As you'll see, the sketch is mostly there. The only thing that really changed was the shape along the top of the shield and the size of the outer blades. Also note the date: 15 August 2007. According to my files, I made the final copies of the JoshFest: 2007 graphics on August 16, but I had actually begun drawing it several days earlier. JoshFest that year was on the 18th and the patch was publicly released on the 17th. Basically, that means that I drew up the seven missing JoshFest patches in the days between drawing the 2007 graphic and the day of that year's event. And that's on top of all of the cleaning, indoors and out, and preparations that occupied the week. Days were spent scrubbing, nights were spent drawing.

The final graphic for the JoshFest: 2004 patch was completed the same night as the concept, 15 August 2007. There are a number of refinements from the sketch, which is to be expected, the biggest being he increased size of the outer blades by removing the upper notches from the edges. It also includes the translation of the film's tagline, "Whoever wins, we lose," into Latin: "Quisquid vincunt, perdomus."

This was the fifth JoshFest and the Roman Numeral "V" is a repeated motif here. The shield is roughly "V" shaped, the biomechanical appendage is "V" shaped, the outer blades are curvy "V" shapes, and a sharp "V" slice is cut into the center. Even if you didn't spot all of the repeated "V"s, your mind was still subconsciously aware of them.

Officially, the shapes centered where the blades attach to the sides of the shield should be cut out, causing the blades to connect to the shield by two prongs each. Look at the cutout version below to see what I mean.

Given that this emblem was created three years later, it obviously made no appearance at the actual event, though the ideas and theme behind it were very much on display. One thought that I had during its creation was to incorporate the T-shaped victory markings that the Predators wore in the film and that we wore on our cheeks later that night. This would have violated the "No Hindsight" rule that I spoke of above for 2006. Even without those marks, this patch would have been right at home at the 2004 event.

The 2004 patch, along with the other six retroactive designs, made their first JoshFest appearance in 2008, in the form of a stack of printouts sitting on the table in the basement alongside the current patch, press kits from the past year, and other materials. The same held true in 2009.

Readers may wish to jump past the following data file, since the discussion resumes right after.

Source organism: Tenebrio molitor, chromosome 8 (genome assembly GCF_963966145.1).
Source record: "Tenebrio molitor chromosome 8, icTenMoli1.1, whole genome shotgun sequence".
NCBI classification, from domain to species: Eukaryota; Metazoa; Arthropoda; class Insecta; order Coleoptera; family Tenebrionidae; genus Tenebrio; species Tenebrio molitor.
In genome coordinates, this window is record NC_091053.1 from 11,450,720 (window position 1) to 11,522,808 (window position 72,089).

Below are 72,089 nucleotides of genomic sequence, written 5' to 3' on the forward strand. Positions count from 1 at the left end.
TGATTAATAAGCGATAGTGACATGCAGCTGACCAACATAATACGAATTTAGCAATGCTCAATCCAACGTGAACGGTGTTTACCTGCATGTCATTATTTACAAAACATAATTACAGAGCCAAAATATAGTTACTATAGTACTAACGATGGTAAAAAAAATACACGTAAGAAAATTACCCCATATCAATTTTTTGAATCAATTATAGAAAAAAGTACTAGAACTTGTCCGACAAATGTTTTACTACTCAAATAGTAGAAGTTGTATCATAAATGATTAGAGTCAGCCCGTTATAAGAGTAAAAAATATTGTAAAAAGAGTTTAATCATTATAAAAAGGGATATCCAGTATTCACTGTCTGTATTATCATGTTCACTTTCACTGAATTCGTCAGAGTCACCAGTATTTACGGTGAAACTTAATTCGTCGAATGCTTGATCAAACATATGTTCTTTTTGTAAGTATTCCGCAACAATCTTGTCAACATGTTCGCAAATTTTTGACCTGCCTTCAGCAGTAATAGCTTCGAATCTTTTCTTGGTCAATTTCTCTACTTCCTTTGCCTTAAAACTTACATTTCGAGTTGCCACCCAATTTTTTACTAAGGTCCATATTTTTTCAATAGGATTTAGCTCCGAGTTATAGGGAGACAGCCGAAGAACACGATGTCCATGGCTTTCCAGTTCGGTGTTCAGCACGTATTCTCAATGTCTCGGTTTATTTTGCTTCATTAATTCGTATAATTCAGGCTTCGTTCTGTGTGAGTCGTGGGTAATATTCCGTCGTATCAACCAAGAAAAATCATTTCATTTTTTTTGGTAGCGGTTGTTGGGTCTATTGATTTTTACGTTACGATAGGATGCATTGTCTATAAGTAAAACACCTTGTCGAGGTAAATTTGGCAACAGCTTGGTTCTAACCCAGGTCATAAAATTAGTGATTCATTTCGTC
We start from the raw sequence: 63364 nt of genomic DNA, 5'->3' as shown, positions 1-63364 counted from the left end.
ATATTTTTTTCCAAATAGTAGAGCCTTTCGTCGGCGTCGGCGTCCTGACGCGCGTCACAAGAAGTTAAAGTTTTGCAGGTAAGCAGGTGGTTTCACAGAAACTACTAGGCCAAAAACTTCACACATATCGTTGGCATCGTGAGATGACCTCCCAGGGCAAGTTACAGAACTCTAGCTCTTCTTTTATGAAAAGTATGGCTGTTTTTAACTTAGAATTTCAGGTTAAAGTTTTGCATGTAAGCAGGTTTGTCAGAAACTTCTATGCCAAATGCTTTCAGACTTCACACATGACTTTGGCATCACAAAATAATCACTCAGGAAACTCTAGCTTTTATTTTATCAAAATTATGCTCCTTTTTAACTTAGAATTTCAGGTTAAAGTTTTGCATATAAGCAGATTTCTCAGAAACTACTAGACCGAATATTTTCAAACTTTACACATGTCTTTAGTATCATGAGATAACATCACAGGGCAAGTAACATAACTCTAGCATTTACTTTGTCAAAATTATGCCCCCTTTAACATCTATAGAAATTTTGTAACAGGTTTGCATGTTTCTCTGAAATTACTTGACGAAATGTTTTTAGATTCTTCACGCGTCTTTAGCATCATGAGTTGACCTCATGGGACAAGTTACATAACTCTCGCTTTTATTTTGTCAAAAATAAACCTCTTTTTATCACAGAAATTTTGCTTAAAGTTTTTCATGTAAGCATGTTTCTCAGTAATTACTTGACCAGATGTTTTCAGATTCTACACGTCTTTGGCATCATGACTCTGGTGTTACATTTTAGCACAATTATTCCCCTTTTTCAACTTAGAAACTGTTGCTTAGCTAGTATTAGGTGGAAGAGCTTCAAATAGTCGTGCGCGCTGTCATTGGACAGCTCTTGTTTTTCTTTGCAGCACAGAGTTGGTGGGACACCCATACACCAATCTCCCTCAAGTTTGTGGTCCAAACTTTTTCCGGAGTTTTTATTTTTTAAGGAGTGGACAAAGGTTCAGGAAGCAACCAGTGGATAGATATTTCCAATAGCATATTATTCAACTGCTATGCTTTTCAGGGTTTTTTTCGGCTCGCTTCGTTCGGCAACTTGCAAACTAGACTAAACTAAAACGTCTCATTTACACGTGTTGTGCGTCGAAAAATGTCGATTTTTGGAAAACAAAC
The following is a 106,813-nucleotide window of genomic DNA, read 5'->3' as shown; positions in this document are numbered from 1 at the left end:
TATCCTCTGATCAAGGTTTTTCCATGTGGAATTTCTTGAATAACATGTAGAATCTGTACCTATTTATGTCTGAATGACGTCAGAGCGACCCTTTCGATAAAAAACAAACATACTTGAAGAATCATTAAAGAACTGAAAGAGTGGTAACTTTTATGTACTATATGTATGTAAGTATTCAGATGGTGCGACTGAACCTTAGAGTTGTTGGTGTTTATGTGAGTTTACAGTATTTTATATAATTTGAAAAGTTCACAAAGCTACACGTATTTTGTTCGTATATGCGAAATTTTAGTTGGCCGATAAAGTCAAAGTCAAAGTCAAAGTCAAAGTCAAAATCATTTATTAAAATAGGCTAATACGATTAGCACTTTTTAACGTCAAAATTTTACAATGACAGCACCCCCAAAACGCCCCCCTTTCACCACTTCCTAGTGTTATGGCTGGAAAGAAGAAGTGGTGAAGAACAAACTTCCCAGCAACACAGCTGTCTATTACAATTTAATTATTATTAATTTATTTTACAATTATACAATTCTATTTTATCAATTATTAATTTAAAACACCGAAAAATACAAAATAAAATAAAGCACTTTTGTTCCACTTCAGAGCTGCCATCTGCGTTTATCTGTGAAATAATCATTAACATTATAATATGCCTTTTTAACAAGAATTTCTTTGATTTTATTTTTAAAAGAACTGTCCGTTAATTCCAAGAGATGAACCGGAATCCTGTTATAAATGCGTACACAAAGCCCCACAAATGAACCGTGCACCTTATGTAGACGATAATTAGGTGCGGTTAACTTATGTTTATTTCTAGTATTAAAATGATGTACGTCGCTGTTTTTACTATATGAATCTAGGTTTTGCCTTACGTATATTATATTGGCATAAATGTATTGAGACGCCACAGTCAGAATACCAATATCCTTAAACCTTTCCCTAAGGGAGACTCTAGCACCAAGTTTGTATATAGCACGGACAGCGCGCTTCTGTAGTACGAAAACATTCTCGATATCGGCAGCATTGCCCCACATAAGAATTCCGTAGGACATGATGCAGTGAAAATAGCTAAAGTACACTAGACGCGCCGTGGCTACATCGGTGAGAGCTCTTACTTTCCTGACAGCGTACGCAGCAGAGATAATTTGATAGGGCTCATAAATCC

In the stack at JoshFest IX, 16 August 2008
Note some of the 99 red balloons at lower right

Beginning with JoshFest: 2010, all of the earlier patches were cut out and mounted in a ring on the wall, placing the entire series on full display for everyone attending.

On the wall at JoshFest XIII, 18 August 2012

Seeing as how each of these "designing" articles winds up featuring a photo of the cutout patch on display, I stuck it to the stand and took a photo. Because I really care so much.

The cutout patch on display, as it would look if done today

That's the story of the event insignia for JoshFests 1999-2006, something that I'd touched upon many times but never discussed in much length. Overall, I'm happy enough with the results and think that they satisfactorily fill in some graphical gaps. It's a pity that it took me so long to begin making event insignia, but they simply had to wait for the right time. In the years before 2007, the year that I began making event insignia, I had considered doing an overall JoshFest Program patch, a single design to represent everything. I dawdled and put it off, not really sure what something like that should look like. Now I'm glad that I never managed to make that program patch, because who knows if I'd have begun doing designs for individual JoshFests if I had.

Coming soon to an Internet near you

Overall, some of these seven work better than others. In my opinion, the patches for 2000, 2004, 2005, and 2006 best embodied the overall themes for each day while 1999, 2002, and 2003 were generic enough that they could be used for anything. That latter idea actually holds closer to the post-2007 insignia, which don't really hint at any kind of theme simply because JoshFests have become more generic large-scale hangouts and pool parties. There have been occasional themes, like 2008's 99 red balloons (which wasn't represented on the patch) but, overall, they're now much more open-ended than before. That's fine though; since 2009 I've been on more of a stylized numerals kick regarding the JoshFest insignia.

At the end of the day I'm happy with all thirteen JoshFest patches. Some I like more than others, some I like less than most, but that's to be expected with a long-running series updated once year-to-year. Styles change, ideas come and go, approaches vary over time. One can only hope to turn out something unique and interesting rather than stale or dull. That said, I can't wait to draw this year's!


Engaged 13 May 2014 | Updated 13 May 2014